Our Village South guidelines are being ignored

VIEWPONT by Jim Keith

During two years and eight months of discussion, the Claremont public and even our architectural and planning commissions were given no estimates for the total number of residential units, parking and population being planned in Village South.

Therefore, it was a shock when we were first able to read just a few numbers in a city notice on July 19 that announced a public meeting of the necessary environmental impact report.

Those numbers are the infamous 1,140 units, a hotel with 75 rooms, plus commercial and professional space. We have now learned there are 1,848 parking places in the plan as well, which we think will not be nearly enough.

Involved residents all over Claremont thought “How could so many units be constructed under the guidelines unanimously approved by the city council in June, 2018?” We now know the answer, because we were able to see a one-page spreadsheet from the publicly-paid planning company. The answer is that those numbers ignored the limits for maximum building height.

Our city has been using grant funds to pay a professional planner to create models of what can be built in Village South. It is now apparent that the planner first created a “Tier 1” option with 736 residences and no hotel. It includes many four-story buildings, which was the absolute maximum that was unanimously approved by the council on June 12, 2018.

The applicable part of those council guidelines states: “Buildings located in all other areas…are limited to one to three stories in height, with the potential for limited fourth stories that are creatively designed to set back and break up the massing of the fourth story.”

Under someone’s direction, the contract planner has also created a greatly-expanded option now called “Tier 2.” It has added an extra story of residences to every building in the planning zone, up to five-story buildings. This plan increased the number of units by 55 percent and the parking by 51 percent.

City staff has so far refused to release any further details from the contract planner that would show how much space was reserved for plazas, set-backs or resident amenities. There is a big gap in transparency here. If the new members on our city council want to direct our city manager to increase the population density of Village South, then it must be discussed and voted on in public.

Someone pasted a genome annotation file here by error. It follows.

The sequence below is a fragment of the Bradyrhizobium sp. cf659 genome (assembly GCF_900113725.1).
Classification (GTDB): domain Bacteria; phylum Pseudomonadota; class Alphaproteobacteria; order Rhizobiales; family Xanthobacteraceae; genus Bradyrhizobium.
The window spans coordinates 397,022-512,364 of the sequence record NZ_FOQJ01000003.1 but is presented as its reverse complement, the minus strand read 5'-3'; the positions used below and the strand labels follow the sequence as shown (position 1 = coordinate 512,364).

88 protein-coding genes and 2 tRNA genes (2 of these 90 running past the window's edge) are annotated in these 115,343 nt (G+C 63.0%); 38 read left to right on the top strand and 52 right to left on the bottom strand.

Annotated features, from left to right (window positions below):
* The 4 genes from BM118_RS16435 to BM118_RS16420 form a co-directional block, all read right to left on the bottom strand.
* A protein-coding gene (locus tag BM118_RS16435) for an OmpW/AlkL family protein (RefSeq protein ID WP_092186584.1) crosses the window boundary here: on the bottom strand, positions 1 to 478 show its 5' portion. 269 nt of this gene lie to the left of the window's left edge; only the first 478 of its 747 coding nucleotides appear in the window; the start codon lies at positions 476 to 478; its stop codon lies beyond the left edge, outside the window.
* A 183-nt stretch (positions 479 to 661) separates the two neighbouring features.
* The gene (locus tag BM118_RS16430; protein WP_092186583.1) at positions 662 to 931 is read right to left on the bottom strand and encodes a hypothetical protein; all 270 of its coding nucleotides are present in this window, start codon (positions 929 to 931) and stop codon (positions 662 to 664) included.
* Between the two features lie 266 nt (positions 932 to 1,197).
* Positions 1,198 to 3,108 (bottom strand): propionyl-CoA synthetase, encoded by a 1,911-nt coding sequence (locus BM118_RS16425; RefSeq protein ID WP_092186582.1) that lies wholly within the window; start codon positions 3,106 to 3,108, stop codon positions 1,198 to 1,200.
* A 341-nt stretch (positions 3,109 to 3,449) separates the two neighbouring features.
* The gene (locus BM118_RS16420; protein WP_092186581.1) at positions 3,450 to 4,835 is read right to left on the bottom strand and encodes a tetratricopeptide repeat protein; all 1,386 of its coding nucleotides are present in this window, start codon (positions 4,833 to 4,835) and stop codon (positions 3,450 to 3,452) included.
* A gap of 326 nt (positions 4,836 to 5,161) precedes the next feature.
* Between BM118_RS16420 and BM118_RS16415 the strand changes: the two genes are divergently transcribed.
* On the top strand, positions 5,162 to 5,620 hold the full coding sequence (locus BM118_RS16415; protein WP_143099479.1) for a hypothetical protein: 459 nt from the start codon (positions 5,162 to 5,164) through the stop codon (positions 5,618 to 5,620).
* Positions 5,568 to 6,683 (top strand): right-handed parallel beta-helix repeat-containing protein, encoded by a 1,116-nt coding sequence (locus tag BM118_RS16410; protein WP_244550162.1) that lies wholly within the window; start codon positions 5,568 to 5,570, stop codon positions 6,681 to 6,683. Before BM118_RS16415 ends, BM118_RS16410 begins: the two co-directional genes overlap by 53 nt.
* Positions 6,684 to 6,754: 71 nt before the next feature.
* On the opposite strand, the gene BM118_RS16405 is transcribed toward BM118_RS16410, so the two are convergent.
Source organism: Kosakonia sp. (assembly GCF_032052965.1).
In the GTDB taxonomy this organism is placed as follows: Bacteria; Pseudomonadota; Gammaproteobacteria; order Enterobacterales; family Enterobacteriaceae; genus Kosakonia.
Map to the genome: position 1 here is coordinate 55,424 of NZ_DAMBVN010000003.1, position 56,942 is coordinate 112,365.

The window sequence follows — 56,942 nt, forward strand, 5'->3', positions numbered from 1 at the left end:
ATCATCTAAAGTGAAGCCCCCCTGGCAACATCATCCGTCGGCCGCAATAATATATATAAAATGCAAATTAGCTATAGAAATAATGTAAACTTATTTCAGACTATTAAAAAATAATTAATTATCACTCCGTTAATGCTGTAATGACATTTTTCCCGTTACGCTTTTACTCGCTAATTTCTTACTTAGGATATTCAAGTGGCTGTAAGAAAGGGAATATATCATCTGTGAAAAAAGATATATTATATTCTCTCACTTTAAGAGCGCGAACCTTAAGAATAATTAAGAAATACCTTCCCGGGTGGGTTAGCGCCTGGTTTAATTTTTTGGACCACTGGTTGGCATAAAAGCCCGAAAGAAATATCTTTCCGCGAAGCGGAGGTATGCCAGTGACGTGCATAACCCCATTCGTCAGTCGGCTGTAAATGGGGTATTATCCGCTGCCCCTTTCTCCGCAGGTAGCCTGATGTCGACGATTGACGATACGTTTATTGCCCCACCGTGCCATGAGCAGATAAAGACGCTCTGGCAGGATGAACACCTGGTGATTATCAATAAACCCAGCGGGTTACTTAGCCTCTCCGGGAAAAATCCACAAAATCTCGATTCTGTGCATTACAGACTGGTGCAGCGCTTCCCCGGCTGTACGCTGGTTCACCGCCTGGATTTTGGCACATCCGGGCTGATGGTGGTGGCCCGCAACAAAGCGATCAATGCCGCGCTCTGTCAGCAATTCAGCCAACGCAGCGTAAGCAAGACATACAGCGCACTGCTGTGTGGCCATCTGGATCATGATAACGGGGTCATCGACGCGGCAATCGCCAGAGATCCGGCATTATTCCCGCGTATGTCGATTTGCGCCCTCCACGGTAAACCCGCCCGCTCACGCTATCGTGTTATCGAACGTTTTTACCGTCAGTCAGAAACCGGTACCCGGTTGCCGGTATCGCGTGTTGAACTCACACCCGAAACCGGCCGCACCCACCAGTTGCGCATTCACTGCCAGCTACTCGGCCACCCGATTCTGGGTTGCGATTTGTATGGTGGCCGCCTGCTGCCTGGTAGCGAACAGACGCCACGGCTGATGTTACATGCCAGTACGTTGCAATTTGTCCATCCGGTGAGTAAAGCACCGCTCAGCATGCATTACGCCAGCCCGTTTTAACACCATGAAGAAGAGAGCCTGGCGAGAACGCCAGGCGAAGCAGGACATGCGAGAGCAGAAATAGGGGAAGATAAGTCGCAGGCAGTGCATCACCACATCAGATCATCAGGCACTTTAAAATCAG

City staff first proposed in its notice that the Tier 2 five-story plan would be the only plan evaluated in an EIR. With so much opposition at the July 29 public meeting, there was a verbal commitment to evaluate the lower density Tier 1 plan as well. Staff now says that the Tier 2 plan is simply a “worst-case” number, and the density can be scaled back at later commission and council meetings after the EIR is complete. However, a lot of damage has already been done.

We all know that landowners and developers are watching these density numbers carefully, since every additional unit means significantly more profit. By proposing these inflated numbers, city staff has told the developers that this extra density would be fine with them, ignoring the official limits in the council guidelines. I expect that developers will now proclaim that they won’t build without five-story buildings.

Another staff comment is that other cities with Gold Line stops are putting in urban-like developments with five-story buildings like this. That’s true. Look at the drawing in last week’s COURIER for Pomona’s new station. However, Claremont leaders have been building a Claremont Village brand for 100 years. Why do we want to risk destroying it by copying neighboring cities without so much to lose?

Try to imagine the impact on Village parking, Indian Hill traffic and the Village brand. If it is also too much for you, please contact your city council members to stop these Tier 2 numbers from being used in an environmental impact report. It is time to speak up.


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